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on December 25, 2000
Alan Ryan has assembled here both a history of vampire short fiction and a compelling collection of never-lose-their-edge stories. The volume contains the very first vampire story to appear in English, fragments of Byron's vampire stories, a chapter Stoker never included in Dracula, excerpts from the "penny-dreadfuls" popular at the turn of the century, and several of the most important works for the genre, including the full text of the story Carmilla. Ryan introduces each story with a bit of background information and the author's place in the pantheon, which is helpful because many of these authors are otherwise unknown or known only within genre literature. This is the single best anthology available for a real introduction to vampire literature.
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HALL OF FAMEon January 19, 2006
In the last couple of decades, vampires have been emasculated and neutered. Modern sensationalist authors have turned vampires into forbidden lust objects and sensitive outcasts, rather than the embodiments of pure evil that they're supposed to be. If you're unhappy with the insufficient horror of current vampire tales, track down this collection or one like it. (At least some editions of this volume, originally from 1987, will be difficult to find, but you could also try to locate a different collection that features the old stories I will discuss here.) Enthusiasts will know that vampires were significant in medieval folklore, especially in Eastern Europe, and the earliest of the stories here reflect these true robust traditions. We get "The Vampyre" by John Polidori (1819) and "Varney the Vampyre" by James Malcolm Rhymer (1845), both of which were incredibly influential for all subsequent horror writing. Another early treasure in this book is a lost chapter from Bram Stoker's Dracula (1897).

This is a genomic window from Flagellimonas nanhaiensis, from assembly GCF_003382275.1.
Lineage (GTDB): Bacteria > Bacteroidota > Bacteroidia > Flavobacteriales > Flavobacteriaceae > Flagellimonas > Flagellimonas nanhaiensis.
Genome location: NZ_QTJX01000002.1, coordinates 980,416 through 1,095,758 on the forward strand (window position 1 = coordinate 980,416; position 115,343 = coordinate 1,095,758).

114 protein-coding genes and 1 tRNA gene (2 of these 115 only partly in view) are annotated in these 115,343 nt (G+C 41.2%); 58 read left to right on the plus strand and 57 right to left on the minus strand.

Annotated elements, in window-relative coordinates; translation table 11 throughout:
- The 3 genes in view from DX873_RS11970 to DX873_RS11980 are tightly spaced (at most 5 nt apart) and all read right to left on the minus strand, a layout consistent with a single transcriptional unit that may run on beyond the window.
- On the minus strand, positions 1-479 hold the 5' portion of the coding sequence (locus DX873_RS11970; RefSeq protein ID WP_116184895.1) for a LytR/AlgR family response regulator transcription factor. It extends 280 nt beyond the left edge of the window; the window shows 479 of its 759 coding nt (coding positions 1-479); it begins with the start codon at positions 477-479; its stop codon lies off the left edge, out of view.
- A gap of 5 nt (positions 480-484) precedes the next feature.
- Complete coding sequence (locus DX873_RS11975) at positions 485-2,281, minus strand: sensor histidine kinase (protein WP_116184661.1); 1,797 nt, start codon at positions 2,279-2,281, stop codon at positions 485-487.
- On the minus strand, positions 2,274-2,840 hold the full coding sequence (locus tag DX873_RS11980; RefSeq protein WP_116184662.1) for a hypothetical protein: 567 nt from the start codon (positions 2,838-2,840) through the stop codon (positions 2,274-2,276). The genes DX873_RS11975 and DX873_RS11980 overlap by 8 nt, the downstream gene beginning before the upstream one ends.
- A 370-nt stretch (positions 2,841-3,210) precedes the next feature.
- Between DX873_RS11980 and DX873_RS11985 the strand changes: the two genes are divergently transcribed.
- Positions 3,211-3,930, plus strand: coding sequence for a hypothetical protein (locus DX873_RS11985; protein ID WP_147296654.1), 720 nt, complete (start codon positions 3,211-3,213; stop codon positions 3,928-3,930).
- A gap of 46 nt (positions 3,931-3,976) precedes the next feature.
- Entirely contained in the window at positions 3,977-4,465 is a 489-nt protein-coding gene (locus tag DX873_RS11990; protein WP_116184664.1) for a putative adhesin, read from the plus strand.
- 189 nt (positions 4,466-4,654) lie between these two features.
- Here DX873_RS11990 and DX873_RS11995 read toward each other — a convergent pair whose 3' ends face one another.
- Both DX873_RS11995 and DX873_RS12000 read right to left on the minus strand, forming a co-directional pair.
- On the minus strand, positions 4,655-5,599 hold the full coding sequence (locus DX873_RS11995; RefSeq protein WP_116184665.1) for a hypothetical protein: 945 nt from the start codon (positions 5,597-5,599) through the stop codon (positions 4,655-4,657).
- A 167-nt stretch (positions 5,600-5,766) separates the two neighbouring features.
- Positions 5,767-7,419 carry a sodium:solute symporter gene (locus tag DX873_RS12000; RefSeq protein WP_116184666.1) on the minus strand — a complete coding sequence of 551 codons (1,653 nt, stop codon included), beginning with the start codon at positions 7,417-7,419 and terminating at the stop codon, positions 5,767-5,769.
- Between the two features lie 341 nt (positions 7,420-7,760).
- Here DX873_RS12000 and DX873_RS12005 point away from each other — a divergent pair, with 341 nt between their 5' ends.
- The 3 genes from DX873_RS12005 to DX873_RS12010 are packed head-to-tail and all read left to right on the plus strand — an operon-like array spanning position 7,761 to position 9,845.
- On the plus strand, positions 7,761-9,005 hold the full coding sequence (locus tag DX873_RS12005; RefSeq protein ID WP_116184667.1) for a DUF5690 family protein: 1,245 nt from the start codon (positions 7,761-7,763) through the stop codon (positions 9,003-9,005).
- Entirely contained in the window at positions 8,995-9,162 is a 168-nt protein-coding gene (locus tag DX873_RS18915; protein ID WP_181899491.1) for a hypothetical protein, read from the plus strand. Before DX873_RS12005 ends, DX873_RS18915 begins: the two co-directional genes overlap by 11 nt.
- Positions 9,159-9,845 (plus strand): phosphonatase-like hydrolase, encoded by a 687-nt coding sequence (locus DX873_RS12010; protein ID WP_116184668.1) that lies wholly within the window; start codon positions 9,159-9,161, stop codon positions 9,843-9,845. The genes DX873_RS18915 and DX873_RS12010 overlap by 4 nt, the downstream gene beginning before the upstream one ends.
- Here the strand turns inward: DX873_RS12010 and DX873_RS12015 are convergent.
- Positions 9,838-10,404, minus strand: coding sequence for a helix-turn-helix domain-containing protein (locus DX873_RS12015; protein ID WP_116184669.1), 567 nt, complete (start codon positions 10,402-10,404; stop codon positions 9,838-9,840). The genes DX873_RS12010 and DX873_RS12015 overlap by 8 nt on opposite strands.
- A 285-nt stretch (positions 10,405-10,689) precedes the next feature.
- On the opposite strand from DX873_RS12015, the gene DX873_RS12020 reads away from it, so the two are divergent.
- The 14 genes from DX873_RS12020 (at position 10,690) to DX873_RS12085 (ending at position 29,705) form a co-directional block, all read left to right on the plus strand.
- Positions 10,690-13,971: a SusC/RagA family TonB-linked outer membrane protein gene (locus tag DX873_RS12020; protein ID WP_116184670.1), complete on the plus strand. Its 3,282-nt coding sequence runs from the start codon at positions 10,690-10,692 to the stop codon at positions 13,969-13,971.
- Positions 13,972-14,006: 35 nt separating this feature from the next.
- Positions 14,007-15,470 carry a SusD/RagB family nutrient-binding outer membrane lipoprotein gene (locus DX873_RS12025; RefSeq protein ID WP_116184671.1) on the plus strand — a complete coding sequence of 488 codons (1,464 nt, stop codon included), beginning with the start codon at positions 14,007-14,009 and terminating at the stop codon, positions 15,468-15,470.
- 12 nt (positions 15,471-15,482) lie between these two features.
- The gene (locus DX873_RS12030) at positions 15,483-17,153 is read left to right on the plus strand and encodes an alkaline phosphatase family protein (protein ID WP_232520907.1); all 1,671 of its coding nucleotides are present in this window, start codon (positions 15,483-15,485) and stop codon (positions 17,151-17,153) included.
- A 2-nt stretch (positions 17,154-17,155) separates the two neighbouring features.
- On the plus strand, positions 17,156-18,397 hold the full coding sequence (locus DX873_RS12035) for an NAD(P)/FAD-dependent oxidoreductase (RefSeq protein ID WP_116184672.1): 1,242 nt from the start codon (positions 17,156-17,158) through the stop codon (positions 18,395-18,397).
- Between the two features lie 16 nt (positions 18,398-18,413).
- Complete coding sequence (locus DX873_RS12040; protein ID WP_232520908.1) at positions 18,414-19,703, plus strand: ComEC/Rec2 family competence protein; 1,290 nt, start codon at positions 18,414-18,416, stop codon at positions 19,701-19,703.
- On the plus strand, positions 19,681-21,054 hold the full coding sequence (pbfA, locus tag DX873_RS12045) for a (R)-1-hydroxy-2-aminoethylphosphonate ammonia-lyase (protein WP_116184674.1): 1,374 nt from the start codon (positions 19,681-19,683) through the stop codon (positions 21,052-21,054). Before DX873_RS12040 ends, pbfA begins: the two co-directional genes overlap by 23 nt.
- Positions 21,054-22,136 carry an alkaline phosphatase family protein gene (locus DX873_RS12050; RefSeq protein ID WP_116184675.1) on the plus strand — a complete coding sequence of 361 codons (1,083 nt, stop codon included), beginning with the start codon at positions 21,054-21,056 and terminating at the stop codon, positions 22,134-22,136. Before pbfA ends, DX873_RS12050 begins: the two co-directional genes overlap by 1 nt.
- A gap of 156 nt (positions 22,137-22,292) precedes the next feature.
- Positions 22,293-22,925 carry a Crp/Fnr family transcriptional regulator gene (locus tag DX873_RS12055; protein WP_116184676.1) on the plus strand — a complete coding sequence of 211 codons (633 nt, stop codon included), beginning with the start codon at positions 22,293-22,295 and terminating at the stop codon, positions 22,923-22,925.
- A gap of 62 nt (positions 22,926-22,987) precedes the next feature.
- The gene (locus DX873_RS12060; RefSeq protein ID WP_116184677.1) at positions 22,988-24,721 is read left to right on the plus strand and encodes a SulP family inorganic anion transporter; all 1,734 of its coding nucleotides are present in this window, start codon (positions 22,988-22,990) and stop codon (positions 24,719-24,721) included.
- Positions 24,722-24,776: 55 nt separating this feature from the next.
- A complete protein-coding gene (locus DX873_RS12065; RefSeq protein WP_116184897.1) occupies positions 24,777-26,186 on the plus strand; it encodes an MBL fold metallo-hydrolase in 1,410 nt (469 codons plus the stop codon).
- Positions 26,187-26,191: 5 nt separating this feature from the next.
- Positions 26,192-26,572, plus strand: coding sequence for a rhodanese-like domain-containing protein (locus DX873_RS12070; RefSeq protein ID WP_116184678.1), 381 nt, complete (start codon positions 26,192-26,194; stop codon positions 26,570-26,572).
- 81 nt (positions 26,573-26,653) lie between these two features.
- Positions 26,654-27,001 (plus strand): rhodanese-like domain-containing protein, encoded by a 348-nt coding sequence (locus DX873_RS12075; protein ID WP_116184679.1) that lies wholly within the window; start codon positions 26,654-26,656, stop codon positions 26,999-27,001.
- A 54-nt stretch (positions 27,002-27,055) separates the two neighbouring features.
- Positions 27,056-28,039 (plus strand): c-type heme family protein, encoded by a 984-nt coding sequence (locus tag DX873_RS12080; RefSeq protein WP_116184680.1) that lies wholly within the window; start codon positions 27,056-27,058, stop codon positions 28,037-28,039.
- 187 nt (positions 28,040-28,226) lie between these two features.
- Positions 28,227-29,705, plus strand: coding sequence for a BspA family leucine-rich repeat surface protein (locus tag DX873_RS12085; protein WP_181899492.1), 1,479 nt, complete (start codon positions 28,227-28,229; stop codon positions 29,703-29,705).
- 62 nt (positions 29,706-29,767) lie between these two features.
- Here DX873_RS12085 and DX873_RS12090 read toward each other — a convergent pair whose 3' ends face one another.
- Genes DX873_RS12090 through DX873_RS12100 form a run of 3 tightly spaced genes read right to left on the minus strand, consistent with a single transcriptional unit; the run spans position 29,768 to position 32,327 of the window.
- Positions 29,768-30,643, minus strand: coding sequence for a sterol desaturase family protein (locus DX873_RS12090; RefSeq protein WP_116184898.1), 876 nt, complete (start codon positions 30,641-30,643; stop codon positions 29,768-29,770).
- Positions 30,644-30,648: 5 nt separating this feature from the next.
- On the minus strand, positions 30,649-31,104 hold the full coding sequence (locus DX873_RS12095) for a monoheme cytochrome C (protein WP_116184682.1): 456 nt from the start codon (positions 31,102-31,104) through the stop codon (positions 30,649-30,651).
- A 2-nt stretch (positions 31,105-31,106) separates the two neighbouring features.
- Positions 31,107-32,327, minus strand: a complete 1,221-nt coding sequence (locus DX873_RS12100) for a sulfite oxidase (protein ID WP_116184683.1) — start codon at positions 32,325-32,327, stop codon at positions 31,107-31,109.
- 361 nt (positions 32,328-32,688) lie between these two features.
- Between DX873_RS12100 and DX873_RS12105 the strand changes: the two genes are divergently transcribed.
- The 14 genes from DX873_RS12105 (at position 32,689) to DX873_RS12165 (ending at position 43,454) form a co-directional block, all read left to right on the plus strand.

After this, writers started to get creative with the vampire mythos, growing the literary tradition in fascinating and always frightening ways. This collection's greatest find is the stupendous "Shambleau" by C.L. Moore (1933), a terrifying early landmark for both horror and science fiction. Other old favorites include "Revelations in Black" by Carl Jacobi (1933) which explores the connections between vampires and insanity; and "Over the River" by P. Schuyler Miller (1941), a truly disturbing and upsetting tale of a man who has become a vampire against his will and is rejected by his loved ones. On the fun side, down miss the freaky supermodel vampire in Fritz Leiber's "The Girl with the Hungry Eyes" (1949) or Robert Bloch's actor who plays a vampire way too well in "The Living Dead" (1967). By the time we get to the 70s and 80s we get early goodies from excellent and still active authors such as Chelsea Quinn Yarbro, Ramsey Campbell, and Tanith Lee. The emerging modern development of vampire literature can be seen in "Unicorn Tapestry" by Suzy McKee Charnas (1980), which is stronger than today's unscary schlock but is a chilling omen of the currently rampant vampire-as-forbidden-lover motif. Fans of real horror and real vampires must pick up this collection, or one with similar story selection, that compiles these important and truly scary old classics. [~doomsdayer520~]
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on February 6, 2012
This book came out in 1987 and contained 32 works by as many writers. It's also been published as Vampires: Two Centuries of Great Vampire Stories.

There were 30 tales and two excerpts from novels. The collection focused on works from the United States -- just over half the selections -- and Great Britain -- most of the rest -- with three from Ireland and Germany. Vampire tales from other parts of the world such as Russia, France and Eastern Europe were excluded.